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Comparative Study of <em>Mycobacterium avium</em> subsp. <em>avium</em> and <em>Mycobacterium avium</em> subsp. <em>hominissuis</em> in Pigs

7 March 2012, at 12:00am

In experimentally infected pigs, both subspecies were able to cause infections, according to researchers in Oslo, Norway. They proposed that the more extensive shedding of the hominissuis type might cause pig–to–pig transmission and contribute to the higher incidence of infection caused by this subspecies.

Mycobacterium avium subsp. avium (Maa) and Mycobacterium avium subsp. hominissuis (Mah) are opportunistic pathogens that may infect several species, including humans and pigs, according to Angelika Agdestein of the Norwegian Veterinary Institute and co-authors there and at the Norwegian Pig Health Service.

In a paper published in BMC Veterinary Research, they explain that Mah is more frequently isolated from pigs than Maa, and it is unclear if this is due to difference in virulence or in exposure to the two organisms.

Clinical isolates of each subspecies were administered perorally to 10 domestic pigs. The animals were sacrificed at six and 12 weeks after inoculation. At necropsy, macroscopic lesions were recorded, and tissue samples were collected for mycobacterial culture, IS1245 real–time PCR and histopathological examination. Culturing was also performed on faecal samples collected at necropsy.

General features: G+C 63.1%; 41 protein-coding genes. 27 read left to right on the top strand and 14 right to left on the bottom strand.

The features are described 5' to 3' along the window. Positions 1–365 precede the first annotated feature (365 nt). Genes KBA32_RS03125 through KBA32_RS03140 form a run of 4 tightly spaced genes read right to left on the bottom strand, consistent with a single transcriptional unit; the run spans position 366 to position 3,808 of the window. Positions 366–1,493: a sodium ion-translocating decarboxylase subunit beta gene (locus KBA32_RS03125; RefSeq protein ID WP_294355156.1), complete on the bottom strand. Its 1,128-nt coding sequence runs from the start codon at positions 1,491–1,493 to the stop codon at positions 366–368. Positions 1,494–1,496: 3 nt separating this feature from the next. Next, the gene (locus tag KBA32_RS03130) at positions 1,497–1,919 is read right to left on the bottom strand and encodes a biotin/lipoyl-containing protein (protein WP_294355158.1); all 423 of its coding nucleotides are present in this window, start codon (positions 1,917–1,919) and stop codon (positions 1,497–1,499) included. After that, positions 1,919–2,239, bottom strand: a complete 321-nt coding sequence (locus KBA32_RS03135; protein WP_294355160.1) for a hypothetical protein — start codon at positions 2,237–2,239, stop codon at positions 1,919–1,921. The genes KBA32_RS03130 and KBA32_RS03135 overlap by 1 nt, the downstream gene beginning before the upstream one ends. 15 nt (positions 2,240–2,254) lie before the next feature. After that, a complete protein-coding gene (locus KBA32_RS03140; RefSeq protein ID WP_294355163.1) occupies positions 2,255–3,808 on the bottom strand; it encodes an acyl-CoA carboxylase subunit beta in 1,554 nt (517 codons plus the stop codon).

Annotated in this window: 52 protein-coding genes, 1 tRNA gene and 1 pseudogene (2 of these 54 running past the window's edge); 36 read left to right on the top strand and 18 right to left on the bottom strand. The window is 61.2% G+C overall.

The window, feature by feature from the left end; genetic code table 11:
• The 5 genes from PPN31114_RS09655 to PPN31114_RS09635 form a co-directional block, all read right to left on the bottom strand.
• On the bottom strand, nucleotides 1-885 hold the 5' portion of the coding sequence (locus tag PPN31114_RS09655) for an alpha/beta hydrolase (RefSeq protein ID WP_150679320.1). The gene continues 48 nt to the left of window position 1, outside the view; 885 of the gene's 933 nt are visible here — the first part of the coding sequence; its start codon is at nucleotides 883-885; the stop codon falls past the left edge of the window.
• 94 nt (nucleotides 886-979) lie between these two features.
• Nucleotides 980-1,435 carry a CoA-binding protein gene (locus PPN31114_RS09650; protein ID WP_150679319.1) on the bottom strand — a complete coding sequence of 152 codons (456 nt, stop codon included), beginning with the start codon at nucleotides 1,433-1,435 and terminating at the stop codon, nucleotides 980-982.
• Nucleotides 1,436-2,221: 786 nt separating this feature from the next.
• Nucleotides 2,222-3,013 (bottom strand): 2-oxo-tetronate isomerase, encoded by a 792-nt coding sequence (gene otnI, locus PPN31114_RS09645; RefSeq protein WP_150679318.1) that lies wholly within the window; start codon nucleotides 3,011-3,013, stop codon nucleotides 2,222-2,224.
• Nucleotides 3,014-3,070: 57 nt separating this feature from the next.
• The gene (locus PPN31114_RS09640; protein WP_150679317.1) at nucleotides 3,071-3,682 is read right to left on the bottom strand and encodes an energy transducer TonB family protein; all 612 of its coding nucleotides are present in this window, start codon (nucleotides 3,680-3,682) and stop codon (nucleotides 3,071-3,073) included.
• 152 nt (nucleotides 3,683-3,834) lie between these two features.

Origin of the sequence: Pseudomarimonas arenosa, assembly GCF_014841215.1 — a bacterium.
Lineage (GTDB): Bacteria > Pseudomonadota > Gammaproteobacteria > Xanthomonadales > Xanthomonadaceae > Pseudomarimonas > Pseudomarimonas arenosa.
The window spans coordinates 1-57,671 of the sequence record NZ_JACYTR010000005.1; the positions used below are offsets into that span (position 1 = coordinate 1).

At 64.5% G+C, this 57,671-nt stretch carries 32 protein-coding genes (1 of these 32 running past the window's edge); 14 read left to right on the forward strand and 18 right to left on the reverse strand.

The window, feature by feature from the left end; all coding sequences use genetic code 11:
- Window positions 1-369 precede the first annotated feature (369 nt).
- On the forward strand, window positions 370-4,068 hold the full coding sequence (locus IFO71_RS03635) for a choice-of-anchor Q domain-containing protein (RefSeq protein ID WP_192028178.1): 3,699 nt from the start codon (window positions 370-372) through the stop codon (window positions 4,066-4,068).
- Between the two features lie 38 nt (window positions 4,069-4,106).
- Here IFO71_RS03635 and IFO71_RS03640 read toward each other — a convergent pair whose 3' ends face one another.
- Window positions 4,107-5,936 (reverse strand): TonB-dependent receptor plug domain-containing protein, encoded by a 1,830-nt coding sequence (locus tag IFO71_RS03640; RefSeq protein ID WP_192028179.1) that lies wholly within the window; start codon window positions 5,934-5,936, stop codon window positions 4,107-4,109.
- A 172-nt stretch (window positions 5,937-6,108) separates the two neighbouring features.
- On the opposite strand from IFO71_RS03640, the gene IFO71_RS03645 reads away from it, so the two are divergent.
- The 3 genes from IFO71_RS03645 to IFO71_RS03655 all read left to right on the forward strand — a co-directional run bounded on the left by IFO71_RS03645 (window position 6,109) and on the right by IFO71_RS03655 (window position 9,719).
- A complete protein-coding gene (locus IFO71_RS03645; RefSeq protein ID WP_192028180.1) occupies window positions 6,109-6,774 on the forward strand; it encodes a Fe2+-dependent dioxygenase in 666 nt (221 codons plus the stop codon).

Macroscopic and histopathological lesions were detected in pigs infected with each subspecies, and bacterial growth and histopathological changes were demonstrated, also in samples from organs without gross pathological lesions. Six weeks after inoculation, live Mah was detected in faeces but not live Maa.

The presence of live mycobacteria was also more pronounced in Mah–infected tonsils. In comparison, the Maa isolate appeared to have a higher ability for intracellular replication in porcine macrophages than the Mah isolate.

The study shows that both subspecies were able to infect pigs, concluded Agdestein and co-authors. They added that the more extensive shedding of Mah might cause pig–to–pig transmission and contribute to the higher incidence of infection caused by this subspecies.

Reference

Agdestein A., T.B. Johansen, Ø. Kolbjørnsen, A. Jørgensen, B. Djønne and I. Olsen. 2012. A comparative study of Mycobacterium avium subsp. avium and Mycobacterium avium subsp. hominissuis in experimentally infected pigs. BMC Veterinary Research. 8:11. doi:10.1186/1746-6148-8-11

Further Reading

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Further Reading

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March 2012